20 in steel local got inflated pay, union audit says Overbilling alleged at Sparrows Point


Twenty officials of the largest local union at Bethlehem Steel's Sparrows Point mill improperly received $217,000 from 1989 through 1991 by double-billing the union and receiving inflated wages, according to a union audit.

The release of the audit results yesterday came four months after the international offices of the United Steelworkers of America took over Steelworkers Local 2610 and removed President Walter Scott and Treasurer Walter Stankiwicz.

"They ripped us off," Stanley Satchell, a 23-year veteran of the mill, said last night during a meeting to discuss the audit. "They should be prosecuted."

His sentiments were echoed by several other workers who attended the 2 1/2 -hour union meeting. "It's a disgrace to the international, and it's a disgrace to our local," said Larry D. Cox, who has worked at the steel mill for 30 years.

About 400 members have signed a petition calling for the international to expand its probe and audit the local's financial records back to 1986.

The matter has also attracted the attention of the U.S. Labor Department, which is investigating the local, according to people involved in the probe.

Robert McKee, special agent-in-charge at the Philadelphia Office of Labor Racketeering, which is part of the Labor Department, said his office would neither confirm nor deny the existence of an investigation.

Mr. Scott, the ousted local president, called the charges "trumped up" and said they were politically motivated. "No one did anything to misuse the money," he said.

The audit found that Mr. Scott allegedly received $15,971.66 more than he was entitled to while serving as local president during the years covered by the audit. The pay of local union officers is directly related to the wage they would receive if they were working in the plant.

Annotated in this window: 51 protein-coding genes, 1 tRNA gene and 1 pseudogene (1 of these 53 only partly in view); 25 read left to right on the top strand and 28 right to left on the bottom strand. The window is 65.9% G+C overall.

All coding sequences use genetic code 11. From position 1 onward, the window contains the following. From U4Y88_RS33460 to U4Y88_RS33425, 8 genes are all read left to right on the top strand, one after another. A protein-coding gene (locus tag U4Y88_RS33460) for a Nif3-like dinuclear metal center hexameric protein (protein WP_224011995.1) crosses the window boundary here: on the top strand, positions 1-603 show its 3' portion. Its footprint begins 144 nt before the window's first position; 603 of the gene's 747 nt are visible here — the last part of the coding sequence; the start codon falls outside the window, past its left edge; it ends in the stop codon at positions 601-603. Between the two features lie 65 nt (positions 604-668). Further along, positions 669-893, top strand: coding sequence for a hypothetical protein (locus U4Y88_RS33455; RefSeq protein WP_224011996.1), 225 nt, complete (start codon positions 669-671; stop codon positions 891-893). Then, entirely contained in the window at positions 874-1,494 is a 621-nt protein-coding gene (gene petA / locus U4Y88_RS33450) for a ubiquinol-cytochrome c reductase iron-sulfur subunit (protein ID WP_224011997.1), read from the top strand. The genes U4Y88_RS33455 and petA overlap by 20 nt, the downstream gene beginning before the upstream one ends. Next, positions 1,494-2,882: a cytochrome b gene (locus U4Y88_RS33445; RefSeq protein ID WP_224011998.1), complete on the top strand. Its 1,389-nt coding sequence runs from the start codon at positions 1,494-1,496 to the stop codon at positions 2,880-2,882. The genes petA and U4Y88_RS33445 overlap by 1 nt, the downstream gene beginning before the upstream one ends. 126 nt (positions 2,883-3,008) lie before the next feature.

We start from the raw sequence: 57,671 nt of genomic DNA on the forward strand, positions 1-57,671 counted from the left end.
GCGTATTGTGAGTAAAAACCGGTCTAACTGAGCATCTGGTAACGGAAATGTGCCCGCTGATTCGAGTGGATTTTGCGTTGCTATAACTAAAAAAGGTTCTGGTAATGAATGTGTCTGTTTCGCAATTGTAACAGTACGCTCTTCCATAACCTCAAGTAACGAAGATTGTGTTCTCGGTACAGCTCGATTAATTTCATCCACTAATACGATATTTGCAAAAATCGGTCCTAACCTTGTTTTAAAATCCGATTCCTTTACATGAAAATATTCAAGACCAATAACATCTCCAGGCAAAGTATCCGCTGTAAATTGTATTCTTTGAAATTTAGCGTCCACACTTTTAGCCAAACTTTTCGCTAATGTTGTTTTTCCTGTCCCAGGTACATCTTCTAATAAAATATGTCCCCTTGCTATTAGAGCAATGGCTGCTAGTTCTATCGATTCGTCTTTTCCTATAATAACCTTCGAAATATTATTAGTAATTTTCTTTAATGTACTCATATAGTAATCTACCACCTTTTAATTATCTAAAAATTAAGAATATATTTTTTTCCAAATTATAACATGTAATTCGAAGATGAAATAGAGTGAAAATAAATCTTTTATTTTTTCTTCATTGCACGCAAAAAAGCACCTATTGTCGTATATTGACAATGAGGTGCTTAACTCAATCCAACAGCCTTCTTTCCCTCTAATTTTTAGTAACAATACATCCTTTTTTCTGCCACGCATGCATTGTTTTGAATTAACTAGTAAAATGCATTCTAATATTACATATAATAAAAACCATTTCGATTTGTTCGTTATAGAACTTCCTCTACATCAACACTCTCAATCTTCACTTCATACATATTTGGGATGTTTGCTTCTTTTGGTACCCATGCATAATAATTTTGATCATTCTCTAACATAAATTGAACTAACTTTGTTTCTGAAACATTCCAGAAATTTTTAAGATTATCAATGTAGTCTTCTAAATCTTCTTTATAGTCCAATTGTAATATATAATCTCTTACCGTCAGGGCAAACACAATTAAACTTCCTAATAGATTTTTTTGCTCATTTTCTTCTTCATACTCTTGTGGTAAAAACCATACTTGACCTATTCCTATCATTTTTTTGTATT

Mr. Scott denied he had received too much. He said that, according to pay records from the company, the person doing the same job he was doing when he became president in 1988 was getting paid $3,000 to $4,000 more a year.

The international has asked that all affected union officers repay the money they allegedly received incorrectly.

The local union has already collected $27,000 from the officials, which is being held in escrow until all appeals are exhausted, according to Harry Spedden, the Steelworkers union official who was appointed administrator of Local 2610.

However, the union has not brought any internal charges against the union officials. Charges can be brought by individual members by submitting them in writing to the union, Mr. Spedden said.

He said the international did not have plans to pursue criminal charges and would leave that up to the Labor Department. "They can step in and do it," Mr. Spedden said after the meeting.

The improper amounts allegedly paid to the local officials ranged from $16.38 to $48,079. They involved payments to part-time and full-time union officials who were supposed to be compensated for time they take off from steel mill jobs to conduct union business.

Local 2610, which has 2,300 workers, represents employees who make raw steel at the steel mill in southeast Baltimore County. The other major local at the Sparrows Point plant, No. 2609, which represents about 2,000 workers in the finishing mills, was not involved in the takeover by the international.

The audit, conducted by Maurice J. Goyette, an auditor from the union's international headquarters in Pittsburgh, found that officials were also paid by Bethlehem at the same time they were paid by the union.

It also said many of the officials were paid a higher amount than they would have received working in the plant.

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